The boss assumes he/she knows best. That may be so, but people get very much further with young professionals if enough information is shared to demonstrate the more global vision of conditions and expertise in making business judgments. Such behavior would enable the boss to lead through credibility instead of coercion.
Both speakers act as if seniority and patriarchy are the norm for defining relative status. The boss is not shy about displaying his power and the young professional acknowledges this power by retreating into a more conciliatory mode of communication when he/she hears the uncompromising tone of the boss.
Finally, both underestimate the need for a high level of flexibility in today’s business management approach. Whether we like it or not, contemporary business is driven by technology, by massive amounts of specialized knowledge, by high-speed global information transfer and by gigantic financial conglomerates and economic alliances which supersede government and political constraints. The days of the slow-moving, bureaucratic hierarchy are long gone. Today’s businesses have to be lean, responsive, collaborative, dynamic and supremely flexible.
To sum up, I will point out a number of changes that will affect both employers and employees. The business environment has become so complex that there is no room for an “I know best” attitude. Sound business decisions are the work of dynamic multi-disciplinary management teams. Seniority is important only from the perspective of mature judgment and credibility.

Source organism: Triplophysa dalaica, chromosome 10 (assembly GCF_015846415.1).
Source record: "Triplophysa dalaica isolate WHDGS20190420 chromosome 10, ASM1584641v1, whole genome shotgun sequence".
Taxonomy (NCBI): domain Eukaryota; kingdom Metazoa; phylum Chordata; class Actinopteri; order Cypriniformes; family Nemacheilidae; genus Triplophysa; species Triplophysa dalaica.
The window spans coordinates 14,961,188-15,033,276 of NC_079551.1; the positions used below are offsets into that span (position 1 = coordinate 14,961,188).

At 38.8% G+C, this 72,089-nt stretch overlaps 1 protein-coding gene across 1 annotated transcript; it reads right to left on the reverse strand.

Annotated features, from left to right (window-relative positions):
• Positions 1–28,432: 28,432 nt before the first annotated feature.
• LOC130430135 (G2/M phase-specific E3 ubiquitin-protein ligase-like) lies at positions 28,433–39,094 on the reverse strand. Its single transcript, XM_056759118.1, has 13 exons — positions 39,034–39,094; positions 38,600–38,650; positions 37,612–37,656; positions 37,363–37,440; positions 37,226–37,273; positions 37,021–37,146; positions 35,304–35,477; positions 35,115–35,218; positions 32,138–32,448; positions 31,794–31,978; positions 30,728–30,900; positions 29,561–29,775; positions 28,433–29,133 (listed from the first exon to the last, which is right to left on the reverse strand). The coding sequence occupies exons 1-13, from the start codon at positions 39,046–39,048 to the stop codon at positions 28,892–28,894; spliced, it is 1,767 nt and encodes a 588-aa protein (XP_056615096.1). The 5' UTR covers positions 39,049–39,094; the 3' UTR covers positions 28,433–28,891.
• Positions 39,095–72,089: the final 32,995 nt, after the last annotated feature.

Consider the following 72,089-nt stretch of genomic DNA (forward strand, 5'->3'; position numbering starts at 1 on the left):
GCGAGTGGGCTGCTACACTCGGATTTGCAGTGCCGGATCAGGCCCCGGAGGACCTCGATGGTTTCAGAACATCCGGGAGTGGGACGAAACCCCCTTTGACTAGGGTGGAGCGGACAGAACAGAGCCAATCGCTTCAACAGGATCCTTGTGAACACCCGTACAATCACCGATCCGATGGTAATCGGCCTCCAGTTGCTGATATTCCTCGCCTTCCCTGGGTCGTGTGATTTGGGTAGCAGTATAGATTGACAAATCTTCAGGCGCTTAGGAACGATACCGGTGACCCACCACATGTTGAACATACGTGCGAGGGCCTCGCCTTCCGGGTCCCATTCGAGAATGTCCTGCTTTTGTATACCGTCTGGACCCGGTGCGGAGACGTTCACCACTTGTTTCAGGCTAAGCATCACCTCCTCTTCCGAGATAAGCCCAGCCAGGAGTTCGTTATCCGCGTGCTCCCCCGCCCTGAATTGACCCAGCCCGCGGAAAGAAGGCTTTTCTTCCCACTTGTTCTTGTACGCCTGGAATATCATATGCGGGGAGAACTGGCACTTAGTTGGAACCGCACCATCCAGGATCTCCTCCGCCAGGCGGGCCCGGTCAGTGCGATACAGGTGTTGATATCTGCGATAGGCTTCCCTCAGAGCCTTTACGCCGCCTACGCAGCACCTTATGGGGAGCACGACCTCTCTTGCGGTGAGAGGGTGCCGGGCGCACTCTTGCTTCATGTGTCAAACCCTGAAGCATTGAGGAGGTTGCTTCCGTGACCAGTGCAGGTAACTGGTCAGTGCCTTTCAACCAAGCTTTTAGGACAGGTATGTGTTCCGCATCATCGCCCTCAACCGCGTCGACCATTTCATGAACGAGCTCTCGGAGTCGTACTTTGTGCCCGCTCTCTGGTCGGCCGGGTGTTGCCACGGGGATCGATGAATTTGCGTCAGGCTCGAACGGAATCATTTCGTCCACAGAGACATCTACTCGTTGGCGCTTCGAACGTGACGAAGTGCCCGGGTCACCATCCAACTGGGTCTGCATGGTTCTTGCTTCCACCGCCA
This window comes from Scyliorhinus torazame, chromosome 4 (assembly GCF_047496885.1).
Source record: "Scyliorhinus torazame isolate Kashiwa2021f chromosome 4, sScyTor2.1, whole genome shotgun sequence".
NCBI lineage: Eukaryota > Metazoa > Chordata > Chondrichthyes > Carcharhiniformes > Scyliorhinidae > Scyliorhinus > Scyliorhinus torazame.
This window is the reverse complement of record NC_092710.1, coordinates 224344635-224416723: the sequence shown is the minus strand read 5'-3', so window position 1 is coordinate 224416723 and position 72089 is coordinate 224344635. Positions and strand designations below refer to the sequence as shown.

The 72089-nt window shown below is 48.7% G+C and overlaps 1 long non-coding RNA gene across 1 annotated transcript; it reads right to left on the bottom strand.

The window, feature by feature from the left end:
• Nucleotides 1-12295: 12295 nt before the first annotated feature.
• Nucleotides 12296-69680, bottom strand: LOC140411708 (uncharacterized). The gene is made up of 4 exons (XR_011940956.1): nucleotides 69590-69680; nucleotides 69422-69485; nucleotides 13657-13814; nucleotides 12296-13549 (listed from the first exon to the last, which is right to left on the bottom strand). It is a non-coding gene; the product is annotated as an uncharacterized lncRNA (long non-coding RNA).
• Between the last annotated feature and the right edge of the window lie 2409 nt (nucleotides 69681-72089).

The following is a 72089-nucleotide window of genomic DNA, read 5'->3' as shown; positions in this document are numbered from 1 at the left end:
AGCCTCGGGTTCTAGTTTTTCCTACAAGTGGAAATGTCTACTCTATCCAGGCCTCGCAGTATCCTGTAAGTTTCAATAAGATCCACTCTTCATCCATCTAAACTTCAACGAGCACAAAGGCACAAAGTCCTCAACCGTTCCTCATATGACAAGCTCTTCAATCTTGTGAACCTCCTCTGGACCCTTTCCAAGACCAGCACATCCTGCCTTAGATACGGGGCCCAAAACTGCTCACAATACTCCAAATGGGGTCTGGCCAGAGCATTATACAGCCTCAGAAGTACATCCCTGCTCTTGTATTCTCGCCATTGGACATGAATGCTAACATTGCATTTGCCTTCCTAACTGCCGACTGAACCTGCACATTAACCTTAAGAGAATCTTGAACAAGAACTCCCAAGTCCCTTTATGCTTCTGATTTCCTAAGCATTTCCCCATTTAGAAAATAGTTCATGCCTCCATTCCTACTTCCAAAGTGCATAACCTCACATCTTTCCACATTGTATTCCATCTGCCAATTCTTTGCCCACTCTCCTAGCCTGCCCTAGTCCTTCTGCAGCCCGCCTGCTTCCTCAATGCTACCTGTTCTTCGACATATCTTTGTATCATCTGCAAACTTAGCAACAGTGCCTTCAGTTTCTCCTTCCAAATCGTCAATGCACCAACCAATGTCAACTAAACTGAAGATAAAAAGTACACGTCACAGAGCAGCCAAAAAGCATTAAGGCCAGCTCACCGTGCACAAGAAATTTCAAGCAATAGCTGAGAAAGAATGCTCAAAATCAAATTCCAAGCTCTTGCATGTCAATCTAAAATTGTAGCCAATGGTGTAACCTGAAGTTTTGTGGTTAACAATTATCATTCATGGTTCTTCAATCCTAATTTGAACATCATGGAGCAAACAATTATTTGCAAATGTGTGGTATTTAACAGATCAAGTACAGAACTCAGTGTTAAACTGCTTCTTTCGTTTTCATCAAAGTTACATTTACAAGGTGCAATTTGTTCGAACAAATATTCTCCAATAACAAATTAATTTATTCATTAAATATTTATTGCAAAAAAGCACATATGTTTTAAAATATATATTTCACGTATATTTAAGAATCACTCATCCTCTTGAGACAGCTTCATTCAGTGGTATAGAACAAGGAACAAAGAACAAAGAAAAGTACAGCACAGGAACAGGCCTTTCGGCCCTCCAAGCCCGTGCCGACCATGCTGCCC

The accumulation of knowledge and experience are valuable only if they are combined with continuous learning and development because of the high degree of obsolescence in the knowledge-base and technology of so many fields. No one can afford to be comfortable in a life-time job or area of specialization. The pace of innovation and global competition imposes a stance of unceasing proactivity and creativity.
Collaboration and team work are the hallmarks of the future because there will be so much information that needs to be shared and exchanged in order to make sound decisions, develop new ideas and compete effectively on global markets. The power of human intelligence and creativity, multiplied to the utmost by the synergy of team work to produce innovative solutions to a steady stream of new and constantly evolving circumstances is going to be the most important competitive advantage in the coming decades. We need radical changes in our attitudes to business relationships, ownership and the significance of wealth if we are to emerge as successful business leaders in the years to come.
Who needs who? The days of the one-man show are numbered. Only dwarf-sized businesses can be run on the basis of, “I am everything here.”
Fay Niewiadomski founded ICTN (International Consulting & Training Network) in 1993. ICTN provides complete management services to its clients who are among the leading regional and multinational players. Furthermore, she has worked with CEOs, Board Members, Presidents and Ministers of Government and other Leaders to help them meet the challenges of change within their organizations through creative problem solving, management interventions and powerful communication strategies. Prior to founding ICTN, she researched the subject of “Managing Change through Needs-Based Assessment’ in large Lebanese Organizations” for her doctoral work at the University of East Anglia in the UK. Additionally, she also held various university positions as a professor at AUB and LAU and as Dean of the Faculty of Humanities at NDU.